When Gergiev came back onstage after the intermission, he launched the orchestra immediately into Prokofiev Five, accenting the note of darkness within the pastoral opening. Now that he was not hidden behind the piano, he seemed weathered but not haggard, more energized than exhausted by his travels. The fluttering motion of his right hand seemed imprecise, the angle of his hand and wrist looked awkward and graceless. But nevertheless, there was no question that Gergiev commanded absolute control and a rock-solid connection to his musicians. The music in the first movement felt vividly dramatic, but not at all narrative; there was no sense of any program or story arc. Prokofiev’s unique voice leapt off the stage. The first movement finale was stunning.
The second movement began without a pause, more exotic with more percussion in the foreground. It occurred to me that this is certainly one of the greatest symphonies every written by a composer who also wrote film scores. Even the brass, incredibly supple and virtuosic, felt percussive. Gergiev articulated every detail, including the smashing detonation of the movement’s end. The strident chords of the third movement were vast and darkly romantic, limned by percussive rhythms and a martial snare drum. The music was disturbing, even blaring, an account of modernity that both contrasts and overlaps Shostakovich and Bartok. Gergiev clearly knows the territory deeply, has lived there. The final movement is more classical, perhaps to appease the Soviets. But the classicism morphs again into Prokofiev’s modern voice, with all of its headlong strangeness. The sound of a gunshot merely begins the explosion of the finale. The level of greatness challenged even Beethoven. With Gergiev fluidly throwing his right hand upward and his left down, the stunning encore was the "March" from Prokofiev’s opera, The Love of Three Oranges.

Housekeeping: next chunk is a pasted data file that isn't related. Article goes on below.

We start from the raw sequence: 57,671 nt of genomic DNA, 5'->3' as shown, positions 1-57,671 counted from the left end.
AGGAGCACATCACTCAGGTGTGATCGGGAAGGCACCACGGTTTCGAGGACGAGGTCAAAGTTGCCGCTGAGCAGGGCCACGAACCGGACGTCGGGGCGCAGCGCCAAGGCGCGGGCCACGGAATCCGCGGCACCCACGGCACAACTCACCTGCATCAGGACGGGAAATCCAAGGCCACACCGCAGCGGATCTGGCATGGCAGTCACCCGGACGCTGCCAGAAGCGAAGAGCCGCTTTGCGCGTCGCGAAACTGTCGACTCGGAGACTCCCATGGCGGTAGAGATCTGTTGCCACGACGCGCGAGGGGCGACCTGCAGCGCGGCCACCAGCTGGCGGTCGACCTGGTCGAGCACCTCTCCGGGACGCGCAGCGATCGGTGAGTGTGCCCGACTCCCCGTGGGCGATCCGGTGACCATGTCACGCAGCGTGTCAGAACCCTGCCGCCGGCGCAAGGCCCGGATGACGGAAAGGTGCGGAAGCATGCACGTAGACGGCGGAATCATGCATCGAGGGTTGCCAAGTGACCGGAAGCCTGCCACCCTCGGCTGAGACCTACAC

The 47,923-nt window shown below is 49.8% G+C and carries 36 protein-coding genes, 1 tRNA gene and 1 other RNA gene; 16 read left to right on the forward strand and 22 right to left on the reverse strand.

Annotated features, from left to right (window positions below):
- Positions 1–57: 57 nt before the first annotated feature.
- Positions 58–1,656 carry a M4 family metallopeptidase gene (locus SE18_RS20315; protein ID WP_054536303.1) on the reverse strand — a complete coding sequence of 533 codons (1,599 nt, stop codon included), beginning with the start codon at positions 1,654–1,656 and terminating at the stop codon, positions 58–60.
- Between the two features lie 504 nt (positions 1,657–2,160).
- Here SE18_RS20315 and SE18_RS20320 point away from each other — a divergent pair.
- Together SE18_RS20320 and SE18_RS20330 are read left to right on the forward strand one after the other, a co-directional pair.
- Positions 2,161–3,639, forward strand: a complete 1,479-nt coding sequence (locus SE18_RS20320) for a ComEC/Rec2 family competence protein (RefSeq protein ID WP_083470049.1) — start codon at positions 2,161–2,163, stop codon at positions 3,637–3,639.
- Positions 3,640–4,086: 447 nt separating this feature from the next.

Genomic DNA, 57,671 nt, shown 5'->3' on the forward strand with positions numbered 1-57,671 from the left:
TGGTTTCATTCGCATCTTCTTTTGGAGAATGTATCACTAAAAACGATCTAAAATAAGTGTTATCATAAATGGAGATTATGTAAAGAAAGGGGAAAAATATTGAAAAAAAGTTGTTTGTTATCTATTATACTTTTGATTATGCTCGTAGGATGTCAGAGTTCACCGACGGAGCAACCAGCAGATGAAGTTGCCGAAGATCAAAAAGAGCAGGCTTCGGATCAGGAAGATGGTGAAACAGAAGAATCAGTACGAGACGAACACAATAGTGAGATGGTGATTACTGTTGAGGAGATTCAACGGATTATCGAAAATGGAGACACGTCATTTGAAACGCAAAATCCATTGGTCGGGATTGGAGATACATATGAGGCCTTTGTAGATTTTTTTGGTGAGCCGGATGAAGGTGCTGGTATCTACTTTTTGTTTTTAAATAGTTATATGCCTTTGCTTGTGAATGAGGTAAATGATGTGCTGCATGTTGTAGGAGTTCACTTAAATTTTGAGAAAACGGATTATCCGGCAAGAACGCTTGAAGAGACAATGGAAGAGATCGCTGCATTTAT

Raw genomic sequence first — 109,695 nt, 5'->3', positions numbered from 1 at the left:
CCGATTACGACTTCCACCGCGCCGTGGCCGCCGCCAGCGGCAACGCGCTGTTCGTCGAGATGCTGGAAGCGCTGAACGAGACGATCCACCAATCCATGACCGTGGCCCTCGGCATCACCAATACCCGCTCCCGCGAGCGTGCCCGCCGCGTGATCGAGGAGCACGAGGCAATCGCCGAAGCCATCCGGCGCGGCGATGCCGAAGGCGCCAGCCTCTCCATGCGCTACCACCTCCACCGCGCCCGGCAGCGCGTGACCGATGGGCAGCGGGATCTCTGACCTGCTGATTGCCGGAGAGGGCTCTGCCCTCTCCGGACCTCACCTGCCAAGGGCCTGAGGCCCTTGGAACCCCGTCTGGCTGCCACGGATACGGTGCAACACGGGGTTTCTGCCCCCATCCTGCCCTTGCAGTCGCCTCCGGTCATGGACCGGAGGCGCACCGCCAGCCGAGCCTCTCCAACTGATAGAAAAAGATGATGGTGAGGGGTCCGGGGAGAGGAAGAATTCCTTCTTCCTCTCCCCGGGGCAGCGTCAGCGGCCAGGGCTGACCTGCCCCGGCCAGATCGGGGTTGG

The first Gergiev/LSO concert, the night before, began the Philharmonic Society season series finale. There was a gala dinner afterward and Beefeater guards at the entrance to the hall. It was the first time that the London Symphony had been in California in 25 years. Prokofiev’s Classical Symphony was the perfect icebreaker. As balanced and graceful as Mozart or Haydn, the performance was almost imperceptibly modern. The second movement came forward into the 19th century, with a very light touch on Gergiev’s part. The dance-like third movement moved eastward, and by the final movement they arrived in Russia.
Beethoven’s Piano Concerto No. 4, with Alexei Volodin, was not as strong as their performance of the Emperor Concerto. The softer, more expressive and poetic quality of the music did not play to Volodin’s strengths. In the most lyrical passages, his playing was direct, but not emotive. The best aspect of the performance was the connection between the soloist, conductor and orchestra; their tempi were immaculately supportive of each other, with the energy passing back and forth between them. There was an ovation but no encore before the intermission.
In Prokofiev’s Sixth Symphony, Gergiev and the LSO offered suave dark strings and sublime blasts of brass. In an impassioned performance of mad genius, the heartbreaking music made a spectacular case for Prokofiev as one of the greatest symphonic composers. It was classical and alien at once, with traces of Shostakovich, Janacek and Mahler. The encore from Prokofiev’s Romeo and Juliet was exotic and familiar, rhythmic and unforgettable, bombastic in the very best sense. The magnificent London Symphony strings played with that same intensely ethereal quietness that opens their historic recording of Mahler’s Symphony No. 1, The Titan with Georg Solti. They are certainly among the best in the world.
Thomas Aujero Small